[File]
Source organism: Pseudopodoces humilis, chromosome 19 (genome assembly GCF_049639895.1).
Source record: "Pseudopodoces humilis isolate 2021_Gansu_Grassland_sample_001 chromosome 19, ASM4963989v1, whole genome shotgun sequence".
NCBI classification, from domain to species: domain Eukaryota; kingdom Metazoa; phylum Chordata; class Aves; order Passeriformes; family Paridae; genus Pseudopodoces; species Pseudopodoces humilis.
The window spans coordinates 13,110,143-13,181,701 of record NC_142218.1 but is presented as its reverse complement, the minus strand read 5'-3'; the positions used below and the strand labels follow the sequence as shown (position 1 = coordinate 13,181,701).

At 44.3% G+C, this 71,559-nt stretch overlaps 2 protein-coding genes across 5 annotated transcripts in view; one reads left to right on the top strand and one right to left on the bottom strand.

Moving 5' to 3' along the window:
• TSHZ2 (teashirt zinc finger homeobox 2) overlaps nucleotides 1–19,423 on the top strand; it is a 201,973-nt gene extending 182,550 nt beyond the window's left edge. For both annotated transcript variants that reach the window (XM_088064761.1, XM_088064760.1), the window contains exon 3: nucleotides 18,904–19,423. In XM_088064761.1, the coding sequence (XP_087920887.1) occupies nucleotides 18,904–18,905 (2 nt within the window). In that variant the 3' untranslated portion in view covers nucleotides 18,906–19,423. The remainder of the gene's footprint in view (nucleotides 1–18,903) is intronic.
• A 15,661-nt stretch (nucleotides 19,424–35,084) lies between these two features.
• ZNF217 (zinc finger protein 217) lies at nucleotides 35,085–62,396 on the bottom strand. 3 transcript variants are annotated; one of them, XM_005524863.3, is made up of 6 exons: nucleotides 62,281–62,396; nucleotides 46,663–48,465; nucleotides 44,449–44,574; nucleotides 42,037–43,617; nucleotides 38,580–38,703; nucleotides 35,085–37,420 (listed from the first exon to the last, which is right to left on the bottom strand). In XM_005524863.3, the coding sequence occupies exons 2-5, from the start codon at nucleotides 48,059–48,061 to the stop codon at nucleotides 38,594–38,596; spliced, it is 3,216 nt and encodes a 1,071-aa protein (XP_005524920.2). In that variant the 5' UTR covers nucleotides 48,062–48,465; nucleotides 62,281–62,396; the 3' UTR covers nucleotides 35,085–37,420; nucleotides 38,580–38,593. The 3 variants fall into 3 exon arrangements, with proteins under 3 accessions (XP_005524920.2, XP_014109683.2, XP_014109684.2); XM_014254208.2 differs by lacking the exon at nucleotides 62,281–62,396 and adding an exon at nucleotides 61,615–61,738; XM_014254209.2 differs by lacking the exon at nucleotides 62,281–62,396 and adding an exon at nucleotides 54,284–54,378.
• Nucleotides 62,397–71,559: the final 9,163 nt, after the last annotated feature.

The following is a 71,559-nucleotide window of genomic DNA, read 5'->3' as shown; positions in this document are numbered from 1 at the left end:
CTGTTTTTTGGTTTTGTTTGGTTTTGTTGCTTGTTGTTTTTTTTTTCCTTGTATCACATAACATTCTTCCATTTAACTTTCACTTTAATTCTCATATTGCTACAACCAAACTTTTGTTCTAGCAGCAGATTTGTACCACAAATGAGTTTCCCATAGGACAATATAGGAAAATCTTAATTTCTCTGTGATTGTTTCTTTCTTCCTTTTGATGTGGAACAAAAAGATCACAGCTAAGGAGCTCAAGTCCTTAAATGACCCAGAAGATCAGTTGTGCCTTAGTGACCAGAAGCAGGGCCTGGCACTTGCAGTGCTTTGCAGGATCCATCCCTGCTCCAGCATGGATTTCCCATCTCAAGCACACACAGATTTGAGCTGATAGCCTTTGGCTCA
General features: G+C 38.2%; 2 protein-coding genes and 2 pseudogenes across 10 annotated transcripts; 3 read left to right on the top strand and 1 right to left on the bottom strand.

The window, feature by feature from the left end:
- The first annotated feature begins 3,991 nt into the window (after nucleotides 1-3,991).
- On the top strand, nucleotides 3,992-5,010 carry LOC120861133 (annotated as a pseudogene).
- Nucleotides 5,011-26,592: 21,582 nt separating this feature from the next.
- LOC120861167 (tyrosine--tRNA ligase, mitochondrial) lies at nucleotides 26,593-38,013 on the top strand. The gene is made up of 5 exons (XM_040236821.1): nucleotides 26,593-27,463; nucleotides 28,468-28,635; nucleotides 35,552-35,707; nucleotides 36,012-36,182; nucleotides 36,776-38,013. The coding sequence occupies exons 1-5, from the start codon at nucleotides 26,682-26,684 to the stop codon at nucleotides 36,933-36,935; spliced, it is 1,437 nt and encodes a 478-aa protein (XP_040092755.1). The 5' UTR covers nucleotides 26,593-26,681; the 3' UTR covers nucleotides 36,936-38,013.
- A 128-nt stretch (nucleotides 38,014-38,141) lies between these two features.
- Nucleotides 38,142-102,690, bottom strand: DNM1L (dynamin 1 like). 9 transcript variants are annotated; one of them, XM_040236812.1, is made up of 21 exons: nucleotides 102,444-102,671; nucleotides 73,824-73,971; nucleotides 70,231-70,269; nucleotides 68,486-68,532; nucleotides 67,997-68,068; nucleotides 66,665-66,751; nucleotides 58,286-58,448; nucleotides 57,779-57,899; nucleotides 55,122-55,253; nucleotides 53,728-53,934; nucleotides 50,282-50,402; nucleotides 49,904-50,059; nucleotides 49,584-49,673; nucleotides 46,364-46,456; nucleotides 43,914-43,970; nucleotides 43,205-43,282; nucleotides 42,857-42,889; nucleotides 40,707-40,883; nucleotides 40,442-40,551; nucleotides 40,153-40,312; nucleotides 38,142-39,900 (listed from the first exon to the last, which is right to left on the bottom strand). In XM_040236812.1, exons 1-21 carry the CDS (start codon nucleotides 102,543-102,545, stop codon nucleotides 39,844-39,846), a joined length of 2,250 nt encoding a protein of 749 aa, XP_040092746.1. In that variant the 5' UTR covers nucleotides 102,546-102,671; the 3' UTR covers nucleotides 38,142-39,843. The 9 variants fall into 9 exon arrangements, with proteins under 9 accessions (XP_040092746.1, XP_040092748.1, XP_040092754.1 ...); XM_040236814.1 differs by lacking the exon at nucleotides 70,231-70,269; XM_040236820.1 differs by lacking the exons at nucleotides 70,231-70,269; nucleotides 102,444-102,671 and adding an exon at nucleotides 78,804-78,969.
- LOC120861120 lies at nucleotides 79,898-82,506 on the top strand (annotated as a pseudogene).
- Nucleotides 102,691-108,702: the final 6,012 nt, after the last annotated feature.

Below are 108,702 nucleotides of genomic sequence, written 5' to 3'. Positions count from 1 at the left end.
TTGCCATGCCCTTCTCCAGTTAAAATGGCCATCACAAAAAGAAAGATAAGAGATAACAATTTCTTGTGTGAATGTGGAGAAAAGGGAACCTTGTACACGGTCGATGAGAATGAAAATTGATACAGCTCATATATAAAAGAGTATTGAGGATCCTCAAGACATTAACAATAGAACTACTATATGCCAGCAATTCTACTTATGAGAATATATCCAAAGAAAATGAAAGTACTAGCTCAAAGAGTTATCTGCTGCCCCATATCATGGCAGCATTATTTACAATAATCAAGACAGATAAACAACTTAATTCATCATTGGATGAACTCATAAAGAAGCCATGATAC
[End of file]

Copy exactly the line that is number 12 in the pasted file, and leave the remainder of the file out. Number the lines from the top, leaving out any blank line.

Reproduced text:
CTGTTTTTTGGTTTTGTTTGGTTTTGTTGCTTGTTGTTTTTTTTTTCCTTGTATCACATAACATTCTTCCATTTAACTTTCACTTTAATTCTCATATTGCTACAACCAAACTTTTGTTCTAGCAGCAGATTTGTACCACAAATGAGTTTCCCATAGGACAATATAGGAAAATCTTAATTTCTCTGTGATTGTTTCTTTCTTCCTTTTGATGTGGAACAAAAAGATCACAGCTAAGGAGCTCAAGTCCTTAAATGACCCAGAAGATCAGTTGTGCCTTAGTGACCAGAAGCAGGGCCTGGCACTTGCAGTGCTTTGCAGGATCCATCCCTGCTCCAGCATGGATTTCCCATCTCAAGCACACACAGATTTGAGCTGATAGCCTTTGGCTCA